Ali Bahadur(1). In that case the question directly arose as to whether the
Ruler of the Hyderabad State prior to 26th January '50 could claim immunity
from taxation under international law, namely whether the assessee enjoyed
immunity from taxation under the Act in respect of income which accrued or
arose to him, and which was received by him upto 26th January 1950. The learned
Advocate for, the revenue had contended that under the International law, a
foreign sovereing was not immune from taxation in respect of his private
properties situated in the Taxing State; even if there was such an immunity
under the international law, the assessee being under the suzerainty or ,he
paramountcy of the British Crown, had never enjoyed the status of a sovereign
as understood in the international law and, therefore, was not governed by that
law; and that in any event, as on January 26, 1950, the date when he became
liable to tax, he was no longer a sovereign and therefore he could not claim
exemption under the international law. Respondent's Advocate claimed that the
assessee was not liable to Income-tax on the ground that under the Act,
income-tax was charged on the assessee's income received during the accounting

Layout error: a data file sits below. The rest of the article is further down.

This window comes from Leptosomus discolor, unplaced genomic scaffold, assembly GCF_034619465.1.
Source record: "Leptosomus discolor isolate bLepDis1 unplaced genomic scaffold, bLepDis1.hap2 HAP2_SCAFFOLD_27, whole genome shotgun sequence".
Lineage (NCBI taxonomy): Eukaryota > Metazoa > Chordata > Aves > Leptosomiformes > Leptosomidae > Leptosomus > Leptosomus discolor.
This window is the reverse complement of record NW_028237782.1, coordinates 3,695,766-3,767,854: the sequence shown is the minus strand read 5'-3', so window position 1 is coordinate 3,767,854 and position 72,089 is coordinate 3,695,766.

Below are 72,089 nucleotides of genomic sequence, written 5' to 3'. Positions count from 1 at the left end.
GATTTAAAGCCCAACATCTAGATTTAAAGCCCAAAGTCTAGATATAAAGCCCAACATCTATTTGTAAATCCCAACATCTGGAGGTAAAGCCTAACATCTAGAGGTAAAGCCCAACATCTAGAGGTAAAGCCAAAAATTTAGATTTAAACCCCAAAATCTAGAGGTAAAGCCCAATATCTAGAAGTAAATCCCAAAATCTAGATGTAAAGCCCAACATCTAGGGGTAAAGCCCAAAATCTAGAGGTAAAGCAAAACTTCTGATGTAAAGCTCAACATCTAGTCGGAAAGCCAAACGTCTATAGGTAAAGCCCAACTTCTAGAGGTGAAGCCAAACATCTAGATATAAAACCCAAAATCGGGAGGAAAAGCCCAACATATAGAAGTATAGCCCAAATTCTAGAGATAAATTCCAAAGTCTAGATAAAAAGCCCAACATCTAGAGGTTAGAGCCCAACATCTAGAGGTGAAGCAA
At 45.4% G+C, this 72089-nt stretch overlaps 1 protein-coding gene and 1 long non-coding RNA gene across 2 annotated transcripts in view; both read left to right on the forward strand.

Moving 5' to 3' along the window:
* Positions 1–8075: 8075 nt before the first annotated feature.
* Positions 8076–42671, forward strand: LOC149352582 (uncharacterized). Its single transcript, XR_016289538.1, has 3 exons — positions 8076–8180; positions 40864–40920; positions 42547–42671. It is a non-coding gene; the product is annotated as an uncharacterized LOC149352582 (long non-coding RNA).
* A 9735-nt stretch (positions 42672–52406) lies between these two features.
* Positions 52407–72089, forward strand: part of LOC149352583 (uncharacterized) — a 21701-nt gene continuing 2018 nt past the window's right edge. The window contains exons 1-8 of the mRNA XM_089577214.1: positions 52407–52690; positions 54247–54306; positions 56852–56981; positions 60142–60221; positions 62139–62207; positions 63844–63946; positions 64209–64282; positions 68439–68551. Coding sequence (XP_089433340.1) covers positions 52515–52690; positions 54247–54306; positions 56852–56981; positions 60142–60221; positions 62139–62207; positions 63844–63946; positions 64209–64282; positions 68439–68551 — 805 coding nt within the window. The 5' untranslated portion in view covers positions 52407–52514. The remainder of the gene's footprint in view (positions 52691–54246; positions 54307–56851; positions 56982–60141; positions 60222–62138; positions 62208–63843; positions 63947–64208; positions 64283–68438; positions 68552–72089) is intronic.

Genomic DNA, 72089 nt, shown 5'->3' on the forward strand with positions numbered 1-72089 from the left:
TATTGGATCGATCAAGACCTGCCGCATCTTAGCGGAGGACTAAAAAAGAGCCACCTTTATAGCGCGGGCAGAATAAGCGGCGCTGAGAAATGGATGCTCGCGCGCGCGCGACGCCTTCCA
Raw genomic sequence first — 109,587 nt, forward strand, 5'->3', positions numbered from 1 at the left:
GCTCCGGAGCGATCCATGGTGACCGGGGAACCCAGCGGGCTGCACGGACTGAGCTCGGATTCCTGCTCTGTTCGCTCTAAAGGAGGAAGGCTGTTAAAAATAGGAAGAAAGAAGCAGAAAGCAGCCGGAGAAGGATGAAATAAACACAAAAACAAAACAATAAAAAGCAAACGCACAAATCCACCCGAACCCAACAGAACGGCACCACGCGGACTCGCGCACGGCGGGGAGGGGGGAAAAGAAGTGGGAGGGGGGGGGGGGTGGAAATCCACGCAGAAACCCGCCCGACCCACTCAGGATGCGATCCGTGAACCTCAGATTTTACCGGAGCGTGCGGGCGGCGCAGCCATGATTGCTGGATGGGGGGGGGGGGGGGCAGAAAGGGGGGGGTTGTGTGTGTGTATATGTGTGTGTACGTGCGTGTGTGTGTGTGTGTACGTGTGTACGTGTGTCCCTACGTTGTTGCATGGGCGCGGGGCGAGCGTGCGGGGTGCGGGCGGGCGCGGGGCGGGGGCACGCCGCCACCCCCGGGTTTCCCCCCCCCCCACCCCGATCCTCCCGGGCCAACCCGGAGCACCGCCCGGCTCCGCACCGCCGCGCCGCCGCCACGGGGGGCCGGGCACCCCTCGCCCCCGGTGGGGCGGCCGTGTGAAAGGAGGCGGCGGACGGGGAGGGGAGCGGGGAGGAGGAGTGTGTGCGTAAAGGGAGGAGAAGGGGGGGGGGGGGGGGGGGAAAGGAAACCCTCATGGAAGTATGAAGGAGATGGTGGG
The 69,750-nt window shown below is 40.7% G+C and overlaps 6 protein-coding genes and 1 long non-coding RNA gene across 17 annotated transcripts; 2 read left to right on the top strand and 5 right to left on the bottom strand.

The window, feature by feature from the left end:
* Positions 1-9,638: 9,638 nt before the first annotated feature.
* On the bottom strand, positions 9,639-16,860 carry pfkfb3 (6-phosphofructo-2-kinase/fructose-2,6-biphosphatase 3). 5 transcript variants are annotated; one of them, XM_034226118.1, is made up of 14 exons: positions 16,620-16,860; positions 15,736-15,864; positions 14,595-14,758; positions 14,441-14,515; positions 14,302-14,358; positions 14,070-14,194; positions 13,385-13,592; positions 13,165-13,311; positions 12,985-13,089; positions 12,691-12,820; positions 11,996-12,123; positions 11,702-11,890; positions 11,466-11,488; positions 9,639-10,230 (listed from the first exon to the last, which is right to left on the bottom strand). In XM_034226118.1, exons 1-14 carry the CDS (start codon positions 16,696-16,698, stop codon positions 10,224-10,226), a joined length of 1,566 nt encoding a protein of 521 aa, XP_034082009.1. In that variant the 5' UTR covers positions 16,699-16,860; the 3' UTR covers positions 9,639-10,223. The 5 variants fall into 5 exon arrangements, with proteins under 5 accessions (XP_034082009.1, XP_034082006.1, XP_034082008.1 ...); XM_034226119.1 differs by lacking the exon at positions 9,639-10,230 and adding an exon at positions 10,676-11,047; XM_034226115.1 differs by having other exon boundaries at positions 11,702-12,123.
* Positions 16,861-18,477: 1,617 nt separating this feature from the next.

year and that as during the accounting year the assessee was a ruling chief, he
was exempt from taxation under the international law. He argued that under the
international law, as understood by English Courts, a foreign sovereign was
exempt from taxation, that the said interpretation of the law had become the
common law of England and that the said common law was the law of India before
the Constitution and it continued to have force thereafter reason of Article
(1)  I.T.R. 666 256SupCI/72 26 We have
noticed these contentions to show that there is no validity in the submission
of the learned Advocate for the assessee, that that question did not directly
arise in that case because the Nizam was being assessed in respect of
assessment year 1950-1951 and 1951-52, when he was not a ruling prince. This
Court specifically dealt with-this matter as can be seen from the observations
of Subba Rao J, as he then was at page 670 "International' law vis-a-vis
the liability of a sovereign to taxation in respect of his private property is
in a process of evolution'. It has not yet become crystallized." After
referring to Halsbury's Laws of England, 3rd Edition, Volume 20, page, 589 and
Oppenheim's International Law, 8th Edition, Volume 1, page 759 and the Article
on immunity from taxation of foreign State owned property in the American